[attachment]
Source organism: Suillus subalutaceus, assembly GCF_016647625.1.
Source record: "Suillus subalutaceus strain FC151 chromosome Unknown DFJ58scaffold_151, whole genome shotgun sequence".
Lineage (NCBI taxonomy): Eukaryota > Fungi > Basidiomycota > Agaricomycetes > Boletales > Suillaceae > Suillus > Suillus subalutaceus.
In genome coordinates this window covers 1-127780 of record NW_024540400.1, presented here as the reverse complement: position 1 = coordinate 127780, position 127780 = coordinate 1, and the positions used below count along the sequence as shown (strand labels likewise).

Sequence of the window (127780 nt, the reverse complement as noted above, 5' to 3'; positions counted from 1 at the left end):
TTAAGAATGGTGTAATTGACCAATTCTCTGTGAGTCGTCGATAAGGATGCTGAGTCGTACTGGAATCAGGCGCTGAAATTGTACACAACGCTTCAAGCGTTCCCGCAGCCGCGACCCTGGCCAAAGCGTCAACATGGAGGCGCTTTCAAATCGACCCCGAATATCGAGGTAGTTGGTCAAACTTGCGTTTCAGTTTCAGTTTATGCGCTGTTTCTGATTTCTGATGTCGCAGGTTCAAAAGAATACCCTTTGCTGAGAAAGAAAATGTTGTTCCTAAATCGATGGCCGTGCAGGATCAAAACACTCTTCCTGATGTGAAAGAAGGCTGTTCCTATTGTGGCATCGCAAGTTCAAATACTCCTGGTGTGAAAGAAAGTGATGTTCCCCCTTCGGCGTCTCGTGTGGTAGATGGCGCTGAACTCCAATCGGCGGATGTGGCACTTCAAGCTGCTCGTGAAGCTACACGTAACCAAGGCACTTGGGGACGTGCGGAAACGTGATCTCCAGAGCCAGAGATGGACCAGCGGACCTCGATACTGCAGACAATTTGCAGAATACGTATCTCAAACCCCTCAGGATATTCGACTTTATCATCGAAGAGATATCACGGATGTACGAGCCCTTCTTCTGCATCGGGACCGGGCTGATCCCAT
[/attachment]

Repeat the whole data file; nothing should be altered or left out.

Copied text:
Source organism: Suillus subalutaceus, assembly GCF_016647625.1.
Source record: "Suillus subalutaceus strain FC151 chromosome Unknown DFJ58scaffold_151, whole genome shotgun sequence".
Lineage (NCBI taxonomy): Eukaryota > Fungi > Basidiomycota > Agaricomycetes > Boletales > Suillaceae > Suillus > Suillus subalutaceus.
In genome coordinates this window covers 1-127780 of record NW_024540400.1, presented here as the reverse complement: position 1 = coordinate 127780, position 127780 = coordinate 1, and the positions used below count along the sequence as shown (strand labels likewise).

Sequence of the window (127780 nt, the reverse complement as noted above, 5' to 3'; positions counted from 1 at the left end):
TTAAGAATGGTGTAATTGACCAATTCTCTGTGAGTCGTCGATAAGGATGCTGAGTCGTACTGGAATCAGGCGCTGAAATTGTACACAACGCTTCAAGCGTTCCCGCAGCCGCGACCCTGGCCAAAGCGTCAACATGGAGGCGCTTTCAAATCGACCCCGAATATCGAGGTAGTTGGTCAAACTTGCGTTTCAGTTTCAGTTTATGCGCTGTTTCTGATTTCTGATGTCGCAGGTTCAAAAGAATACCCTTTGCTGAGAAAGAAAATGTTGTTCCTAAATCGATGGCCGTGCAGGATCAAAACACTCTTCCTGATGTGAAAGAAGGCTGTTCCTATTGTGGCATCGCAAGTTCAAATACTCCTGGTGTGAAAGAAAGTGATGTTCCCCCTTCGGCGTCTCGTGTGGTAGATGGCGCTGAACTCCAATCGGCGGATGTGGCACTTCAAGCTGCTCGTGAAGCTACACGTAACCAAGGCACTTGGGGACGTGCGGAAACGTGATCTCCAGAGCCAGAGATGGACCAGCGGACCTCGATACTGCAGACAATTTGCAGAATACGTATCTCAAACCCCTCAGGATATTCGACTTTATCATCGAAGAGATATCACGGATGTACGAGCCCTTCTTCTGCATCGGGACCGGGCTGATCCCAT